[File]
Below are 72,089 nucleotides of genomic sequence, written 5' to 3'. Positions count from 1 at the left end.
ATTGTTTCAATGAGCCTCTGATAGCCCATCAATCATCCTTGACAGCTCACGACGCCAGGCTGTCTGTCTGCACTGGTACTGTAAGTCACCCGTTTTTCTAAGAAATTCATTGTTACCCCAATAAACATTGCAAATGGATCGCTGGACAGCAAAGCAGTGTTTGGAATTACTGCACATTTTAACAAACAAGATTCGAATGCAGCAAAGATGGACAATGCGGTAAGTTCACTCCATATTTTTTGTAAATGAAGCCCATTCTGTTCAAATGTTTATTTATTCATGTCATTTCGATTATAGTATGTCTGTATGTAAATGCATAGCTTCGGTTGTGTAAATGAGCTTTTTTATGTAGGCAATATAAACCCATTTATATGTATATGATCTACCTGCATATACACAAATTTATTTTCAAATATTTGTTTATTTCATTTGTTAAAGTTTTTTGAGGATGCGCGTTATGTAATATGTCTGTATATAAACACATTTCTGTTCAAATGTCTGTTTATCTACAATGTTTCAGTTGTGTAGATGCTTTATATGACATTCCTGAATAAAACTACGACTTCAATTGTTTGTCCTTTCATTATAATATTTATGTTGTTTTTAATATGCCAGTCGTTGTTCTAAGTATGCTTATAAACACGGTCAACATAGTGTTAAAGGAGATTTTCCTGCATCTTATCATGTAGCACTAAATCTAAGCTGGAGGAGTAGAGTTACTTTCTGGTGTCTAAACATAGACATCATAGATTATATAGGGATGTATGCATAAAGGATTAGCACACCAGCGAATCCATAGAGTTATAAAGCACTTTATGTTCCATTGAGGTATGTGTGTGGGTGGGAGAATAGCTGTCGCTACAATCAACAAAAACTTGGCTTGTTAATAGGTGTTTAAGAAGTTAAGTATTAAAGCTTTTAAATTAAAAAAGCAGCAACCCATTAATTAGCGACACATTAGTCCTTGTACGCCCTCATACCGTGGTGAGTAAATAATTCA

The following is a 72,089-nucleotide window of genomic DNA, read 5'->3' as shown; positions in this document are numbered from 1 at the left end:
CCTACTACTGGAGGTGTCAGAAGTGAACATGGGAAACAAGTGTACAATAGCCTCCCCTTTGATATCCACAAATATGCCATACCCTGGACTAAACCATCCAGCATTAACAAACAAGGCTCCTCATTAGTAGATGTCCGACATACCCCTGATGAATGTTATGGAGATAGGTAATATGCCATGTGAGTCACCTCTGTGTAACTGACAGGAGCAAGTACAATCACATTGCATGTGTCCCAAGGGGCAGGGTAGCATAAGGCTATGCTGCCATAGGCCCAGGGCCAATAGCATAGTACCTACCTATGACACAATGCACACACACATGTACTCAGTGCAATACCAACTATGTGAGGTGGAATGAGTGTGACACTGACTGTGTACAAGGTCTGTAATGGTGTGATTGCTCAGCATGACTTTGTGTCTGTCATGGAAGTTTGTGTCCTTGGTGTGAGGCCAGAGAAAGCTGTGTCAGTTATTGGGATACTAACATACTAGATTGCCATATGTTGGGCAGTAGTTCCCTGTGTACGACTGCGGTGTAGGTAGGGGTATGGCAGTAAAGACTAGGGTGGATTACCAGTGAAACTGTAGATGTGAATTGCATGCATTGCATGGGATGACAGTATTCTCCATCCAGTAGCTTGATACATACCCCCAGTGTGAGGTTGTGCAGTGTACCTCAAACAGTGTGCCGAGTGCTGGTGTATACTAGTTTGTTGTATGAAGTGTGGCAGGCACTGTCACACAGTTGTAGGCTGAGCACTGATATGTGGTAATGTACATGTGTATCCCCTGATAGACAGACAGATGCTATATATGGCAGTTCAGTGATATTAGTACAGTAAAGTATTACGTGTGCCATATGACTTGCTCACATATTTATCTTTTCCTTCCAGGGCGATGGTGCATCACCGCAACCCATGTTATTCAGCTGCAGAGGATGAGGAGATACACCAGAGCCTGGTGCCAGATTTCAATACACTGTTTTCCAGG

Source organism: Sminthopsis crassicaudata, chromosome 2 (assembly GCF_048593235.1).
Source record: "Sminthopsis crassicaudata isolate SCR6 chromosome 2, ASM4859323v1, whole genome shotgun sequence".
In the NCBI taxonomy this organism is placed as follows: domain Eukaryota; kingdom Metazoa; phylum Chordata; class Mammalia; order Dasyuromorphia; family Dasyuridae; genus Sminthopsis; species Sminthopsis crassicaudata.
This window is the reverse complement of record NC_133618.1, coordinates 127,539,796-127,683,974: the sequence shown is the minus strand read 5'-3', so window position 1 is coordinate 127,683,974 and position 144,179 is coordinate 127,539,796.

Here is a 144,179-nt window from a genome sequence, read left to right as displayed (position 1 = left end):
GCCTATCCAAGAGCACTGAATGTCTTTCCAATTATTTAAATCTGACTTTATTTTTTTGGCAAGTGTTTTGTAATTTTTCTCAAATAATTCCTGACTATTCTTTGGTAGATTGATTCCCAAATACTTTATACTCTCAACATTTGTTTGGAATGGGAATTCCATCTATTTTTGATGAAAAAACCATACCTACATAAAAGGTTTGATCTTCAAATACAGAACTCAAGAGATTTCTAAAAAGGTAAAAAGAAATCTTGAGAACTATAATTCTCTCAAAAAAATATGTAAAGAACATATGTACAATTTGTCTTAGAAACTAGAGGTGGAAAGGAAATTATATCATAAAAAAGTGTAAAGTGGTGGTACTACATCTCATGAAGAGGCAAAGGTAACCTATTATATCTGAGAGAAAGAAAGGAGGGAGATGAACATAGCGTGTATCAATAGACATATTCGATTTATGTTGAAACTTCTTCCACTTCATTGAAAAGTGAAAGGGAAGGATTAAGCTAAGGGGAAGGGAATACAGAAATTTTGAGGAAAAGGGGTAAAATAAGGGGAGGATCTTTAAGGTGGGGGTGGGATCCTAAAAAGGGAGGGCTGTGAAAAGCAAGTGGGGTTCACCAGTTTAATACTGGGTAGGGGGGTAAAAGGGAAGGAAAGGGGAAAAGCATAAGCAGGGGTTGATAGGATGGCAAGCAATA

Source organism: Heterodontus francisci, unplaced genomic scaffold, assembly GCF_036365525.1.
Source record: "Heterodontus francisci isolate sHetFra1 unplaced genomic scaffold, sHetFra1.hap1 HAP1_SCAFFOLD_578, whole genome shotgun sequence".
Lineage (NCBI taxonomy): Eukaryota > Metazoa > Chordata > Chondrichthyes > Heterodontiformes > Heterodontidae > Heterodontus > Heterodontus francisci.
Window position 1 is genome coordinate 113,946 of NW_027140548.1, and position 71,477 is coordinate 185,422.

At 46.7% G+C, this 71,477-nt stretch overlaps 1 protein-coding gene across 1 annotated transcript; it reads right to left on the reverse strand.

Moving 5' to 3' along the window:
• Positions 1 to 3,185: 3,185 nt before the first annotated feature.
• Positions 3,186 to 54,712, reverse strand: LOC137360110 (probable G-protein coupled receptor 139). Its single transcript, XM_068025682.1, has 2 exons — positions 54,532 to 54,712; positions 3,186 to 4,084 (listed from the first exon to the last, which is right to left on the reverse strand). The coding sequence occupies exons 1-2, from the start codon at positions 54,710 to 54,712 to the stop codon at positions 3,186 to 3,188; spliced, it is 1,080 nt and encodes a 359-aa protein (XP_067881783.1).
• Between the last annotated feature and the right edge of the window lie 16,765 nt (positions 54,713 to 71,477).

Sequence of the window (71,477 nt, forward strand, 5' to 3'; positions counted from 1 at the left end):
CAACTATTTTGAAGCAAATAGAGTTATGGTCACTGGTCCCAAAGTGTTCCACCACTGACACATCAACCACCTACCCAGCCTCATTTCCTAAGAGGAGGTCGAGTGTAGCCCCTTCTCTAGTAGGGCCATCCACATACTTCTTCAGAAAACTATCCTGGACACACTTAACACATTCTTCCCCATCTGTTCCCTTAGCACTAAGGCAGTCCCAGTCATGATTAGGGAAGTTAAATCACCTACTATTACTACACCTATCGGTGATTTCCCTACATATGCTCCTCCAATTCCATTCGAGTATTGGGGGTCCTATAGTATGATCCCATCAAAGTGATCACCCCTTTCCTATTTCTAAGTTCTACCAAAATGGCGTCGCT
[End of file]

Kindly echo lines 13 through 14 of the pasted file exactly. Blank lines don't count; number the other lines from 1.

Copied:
Lineage (NCBI taxonomy): Eukaryota > Metazoa > Chordata > Chondrichthyes > Heterodontiformes > Heterodontidae > Heterodontus > Heterodontus francisci.
Window position 1 is genome coordinate 113,946 of NW_027140548.1, and position 71,477 is coordinate 185,422.